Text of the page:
Friday, February 20, 2015

Chadian Forces Kill 117 Islamists in Clashes Inside Nigeria
by Daniel N'Doh NadjitanElisha Bala-Gbogbo
2:22 AM EST
February 19, 2015

(Bloomberg) -- Chadian forces killed at least 117 fighters from the Islamist militant Boko Haram group in clashes about 50 kilometers (30 miles) inside Nigeria on Tuesday, the army said.

Two Chadian soldiers died in the fighting in Dikwa, about 90 kilometers east of Maiduguri, the capital of the northeastern state of Borno, according to a statement by the Chadian military broadcast on state radio Wednesday in the capital, N’Djamena.

“We are involved in combined operations,” Major-General Chris Olukolade, a Nigerian military spokesman based in the capital, Abuja, said by phone. Nigeria’s air force bombed Boko Haram training and logistical camps in the northeast forest of Sambisa and in parts of the local government area of Gwoza on Thursday, Olukolade said.

Chad is intervening in bordering northeastern Nigeria to force Boko Haram out of towns it holds as part of a self-declared caliphate. Boko Haram, which roughly translates to “western education is a sin,” killed more than 4,700 people mainly in the north last year, double the number who died in 2013, according to estimates from Bath, U.K.-based risk consultancy Verisk Maplecroft.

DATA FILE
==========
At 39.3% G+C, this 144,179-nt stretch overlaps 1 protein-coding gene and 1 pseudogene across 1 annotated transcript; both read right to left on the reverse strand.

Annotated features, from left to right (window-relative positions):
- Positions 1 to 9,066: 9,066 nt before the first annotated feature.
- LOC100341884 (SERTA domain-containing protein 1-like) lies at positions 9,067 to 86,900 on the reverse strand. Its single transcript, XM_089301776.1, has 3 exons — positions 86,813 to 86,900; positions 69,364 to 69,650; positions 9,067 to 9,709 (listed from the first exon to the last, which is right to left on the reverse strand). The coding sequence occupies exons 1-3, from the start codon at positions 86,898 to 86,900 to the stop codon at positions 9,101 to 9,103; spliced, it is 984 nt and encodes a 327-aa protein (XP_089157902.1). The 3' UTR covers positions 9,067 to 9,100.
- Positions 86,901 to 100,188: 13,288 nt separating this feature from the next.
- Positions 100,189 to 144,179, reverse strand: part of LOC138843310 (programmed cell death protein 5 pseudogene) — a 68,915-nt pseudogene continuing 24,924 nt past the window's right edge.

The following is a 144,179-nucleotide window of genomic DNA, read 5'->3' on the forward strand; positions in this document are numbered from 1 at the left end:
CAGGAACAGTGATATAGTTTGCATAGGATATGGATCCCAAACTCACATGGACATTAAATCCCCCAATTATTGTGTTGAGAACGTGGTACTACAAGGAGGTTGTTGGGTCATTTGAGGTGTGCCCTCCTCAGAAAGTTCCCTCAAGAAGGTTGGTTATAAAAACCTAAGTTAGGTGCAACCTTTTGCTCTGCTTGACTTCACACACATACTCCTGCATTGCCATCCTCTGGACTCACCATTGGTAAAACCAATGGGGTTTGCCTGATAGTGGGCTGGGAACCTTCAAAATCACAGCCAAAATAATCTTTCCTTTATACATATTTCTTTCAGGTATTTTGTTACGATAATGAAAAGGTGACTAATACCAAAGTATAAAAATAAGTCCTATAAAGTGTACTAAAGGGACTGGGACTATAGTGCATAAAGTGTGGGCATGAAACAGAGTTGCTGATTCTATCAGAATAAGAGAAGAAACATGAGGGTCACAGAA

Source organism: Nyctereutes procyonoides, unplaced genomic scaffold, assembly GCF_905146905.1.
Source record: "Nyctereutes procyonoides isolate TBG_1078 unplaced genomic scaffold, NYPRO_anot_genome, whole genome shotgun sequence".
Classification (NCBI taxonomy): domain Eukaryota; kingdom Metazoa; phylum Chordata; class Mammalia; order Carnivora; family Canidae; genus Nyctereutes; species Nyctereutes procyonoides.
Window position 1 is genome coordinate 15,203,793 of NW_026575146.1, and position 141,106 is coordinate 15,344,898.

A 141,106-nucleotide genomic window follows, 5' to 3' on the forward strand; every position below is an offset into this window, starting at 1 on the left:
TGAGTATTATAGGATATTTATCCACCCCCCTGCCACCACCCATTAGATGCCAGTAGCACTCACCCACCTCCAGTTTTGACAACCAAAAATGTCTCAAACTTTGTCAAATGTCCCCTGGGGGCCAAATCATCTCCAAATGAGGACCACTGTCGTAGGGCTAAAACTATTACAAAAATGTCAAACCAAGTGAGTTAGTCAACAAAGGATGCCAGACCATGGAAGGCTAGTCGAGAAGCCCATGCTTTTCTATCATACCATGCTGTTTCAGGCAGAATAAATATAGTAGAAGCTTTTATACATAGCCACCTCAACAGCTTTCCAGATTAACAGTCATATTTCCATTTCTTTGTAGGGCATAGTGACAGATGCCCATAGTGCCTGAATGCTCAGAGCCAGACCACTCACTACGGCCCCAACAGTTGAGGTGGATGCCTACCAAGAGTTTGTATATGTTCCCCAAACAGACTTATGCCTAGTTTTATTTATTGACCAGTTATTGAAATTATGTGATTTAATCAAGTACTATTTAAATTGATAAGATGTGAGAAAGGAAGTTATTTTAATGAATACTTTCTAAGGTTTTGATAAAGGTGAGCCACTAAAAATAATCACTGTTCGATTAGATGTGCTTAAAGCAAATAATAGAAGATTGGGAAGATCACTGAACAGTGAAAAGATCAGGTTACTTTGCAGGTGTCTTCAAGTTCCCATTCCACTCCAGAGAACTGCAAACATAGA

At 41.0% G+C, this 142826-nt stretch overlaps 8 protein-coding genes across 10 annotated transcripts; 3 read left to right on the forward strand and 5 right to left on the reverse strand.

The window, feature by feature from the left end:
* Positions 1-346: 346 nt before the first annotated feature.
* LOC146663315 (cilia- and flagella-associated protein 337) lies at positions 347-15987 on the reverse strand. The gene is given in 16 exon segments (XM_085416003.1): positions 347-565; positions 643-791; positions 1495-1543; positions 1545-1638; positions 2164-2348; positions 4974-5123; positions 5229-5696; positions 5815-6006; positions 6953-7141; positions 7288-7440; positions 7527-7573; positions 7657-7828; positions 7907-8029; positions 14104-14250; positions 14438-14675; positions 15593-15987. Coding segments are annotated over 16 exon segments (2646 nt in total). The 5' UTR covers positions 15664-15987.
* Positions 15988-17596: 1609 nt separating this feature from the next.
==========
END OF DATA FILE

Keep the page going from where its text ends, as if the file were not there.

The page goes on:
Protect Civilians

The group has extended its six-year insurgency in Africa’s top oil-producing nation to other countries in the region, including Chad, Cameroon and Niger, killing dozens of people in recent attacks on towns and villages.

While Nigeria is struggling to stop Boko Haram attacks and protect civilians, Chadian troops began an offensive last month in which it cleared rebels from the northeastern Nigerian border town of Gamboru and intervened in Cameroon.

The operation to retake Gamboru has put political pressure on the Nigerian government to “tolerate Chadian presence deeper into Nigerian territory,” Francois Conradie, a political analyst at NKC Independent Economists in Paarl, South Africa, said Thursday in an e-mailed response to questions.

“Chad’s success is something of an embarrassment to Nigeria after more than a year in which its army has been ineffectual against Boko Haram,” Conradie said. “It would have been politically impossible for the Nigerians to refuse to let the Chadians hunt Boko Haram in Nigeria.”

To contact the reporters on this story: Daniel N’doh Nadjitan in N’Djamena at; Elisha Bala-Gbogbo in Abuja at
To contact the editors responsible for this story: Antony Sguazzin at Dulue Mbachu, James Kraus

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